The engineer team have completed the prototype of the second version of the concept car and it is a head turner, not through looks but through sheer awesomeness.
After you get over the boxy look of the thing and the name, EO smart connecting car 2 (EOscc2), you are then sucked in by the ergonomics and capabilities of the car.
It has seats for two, and scissor doors that make it easy to get in and out of the vehicle. It has a large windshield that continues in a panoramic roof.
And now the robotics bit comes in: the car has a rail system to which the back axle is attached that makes it possible to shorten the car from 2.5 meters to just 2 m by pulling the back wheels under the car. At the same time the back of the car raises from 1.6 meters to 2.25 m which allows for a better view of the outside for parking maneuvers.
The wheels are the real WOW factor of the car. Each is attached to a 4kW wheelhub motor that allows for some interesting tricks. The car turns by rotating the front and the back wheels as well so one can turn on the spot and drive the vehicle sideways by rotating all wheels by 90 degrees in either direction.
The car is fully electric with a 54V – LiFePo4 battery and the top speed is 40 mph.
And now the bad news: aside from the crab like side motion, all has been done already.
There’s the Hiriko Fold, developed by the Hiriko Driving Mobility company in the Basque Country as the commercial version of the CityCar project devised by the Massachusetts Institute of Technology. The differences are that this one is lighter than the EOscc2 by one third (from 750 kilos down to 500 kg or 1,100 lb), the range is almost double (75 mi as opposed to almost 40 mi), you get inside the car by opening and lifting the entire front end and windshield and the wheels only turn by a maximum of 60 degrees in either direction. The top speed is slightly lower at 31 mph.
The Hiriko Fold even got to production phase but the company had financial problems because it failed to attract investors from the private sector and in May 2013 the plans for mass manufacturing were put on hold indefinitely. It even had a price listed at US$16,400 plus battery leasing costs but in the end nothing more came out of it.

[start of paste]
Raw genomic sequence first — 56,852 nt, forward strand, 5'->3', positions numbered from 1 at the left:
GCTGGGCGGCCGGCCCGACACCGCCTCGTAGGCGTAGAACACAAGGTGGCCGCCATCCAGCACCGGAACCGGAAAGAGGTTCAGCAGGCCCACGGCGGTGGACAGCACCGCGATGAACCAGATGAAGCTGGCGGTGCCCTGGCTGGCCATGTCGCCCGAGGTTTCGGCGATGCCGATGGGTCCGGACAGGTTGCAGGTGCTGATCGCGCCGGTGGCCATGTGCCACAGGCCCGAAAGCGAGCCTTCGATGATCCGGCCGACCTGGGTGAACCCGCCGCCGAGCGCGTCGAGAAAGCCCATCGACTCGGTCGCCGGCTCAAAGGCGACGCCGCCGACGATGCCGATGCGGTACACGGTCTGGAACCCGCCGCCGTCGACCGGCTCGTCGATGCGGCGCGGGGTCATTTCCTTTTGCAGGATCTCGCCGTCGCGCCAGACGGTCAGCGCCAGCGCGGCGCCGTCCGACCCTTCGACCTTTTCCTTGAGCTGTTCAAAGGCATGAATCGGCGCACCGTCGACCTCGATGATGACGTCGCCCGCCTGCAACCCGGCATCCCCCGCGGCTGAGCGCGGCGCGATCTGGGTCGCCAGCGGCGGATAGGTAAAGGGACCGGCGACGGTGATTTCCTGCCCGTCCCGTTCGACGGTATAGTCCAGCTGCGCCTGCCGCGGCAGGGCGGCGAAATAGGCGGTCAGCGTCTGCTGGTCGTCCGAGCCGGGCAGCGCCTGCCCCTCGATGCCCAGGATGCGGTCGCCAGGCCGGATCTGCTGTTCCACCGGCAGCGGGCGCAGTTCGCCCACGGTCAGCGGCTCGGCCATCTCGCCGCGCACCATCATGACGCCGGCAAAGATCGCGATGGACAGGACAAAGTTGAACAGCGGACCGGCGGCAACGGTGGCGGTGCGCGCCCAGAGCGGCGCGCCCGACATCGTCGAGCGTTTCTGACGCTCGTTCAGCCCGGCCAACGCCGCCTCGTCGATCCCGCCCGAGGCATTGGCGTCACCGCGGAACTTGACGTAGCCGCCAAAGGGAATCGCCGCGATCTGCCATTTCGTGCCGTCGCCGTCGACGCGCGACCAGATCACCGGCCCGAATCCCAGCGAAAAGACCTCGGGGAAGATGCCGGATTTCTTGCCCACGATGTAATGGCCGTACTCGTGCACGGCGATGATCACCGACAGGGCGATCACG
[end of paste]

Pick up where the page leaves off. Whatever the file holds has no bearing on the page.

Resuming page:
General Motors had a go as well at the city commute car style with the EN-V (Electric Networked-Vehicle). The first iteration launched in 2010 had atrocious range (25 mi) and top speed (25 mph). The cool thing was it had only two wheels and the balancing computer system was provided by Segway.
All these cars are bursting with optical and ultrasonic sensors, radars, GPS, radio communication equipment that allow them to “talk” to other cars of the same type and, in the future, make it possible for them to even form platoons by docking, where one car is the leader and the others follow it, allowing the drivers to release control of the vehicle and perhaps read a newspaper.
While the research and progress done through these projects is quite valuable, especially when creating technology that makes the car more autonomous and aware of the surroundings and the road conditions, the limitations are quite obvious.
The ideas are great for crowded cities where parking spaces are rare and having a small car allows you to squeeze in narrow places and leave your car out of everyone’s way, but what about the range of these electric vehicles?
What about the carry capacity, which is inexistent? Even more pressing, what about the lack of infrastructure and charging stations to support electric cars? When are we going to see battery packs that allow the driver to forget about range anxiety?
It seems that as the large urban hubs are getting bigger, the EV car technology is falling behind and maybe we should change the car’s purpose from a city car to a neighborhood car.
Image Source: Robotik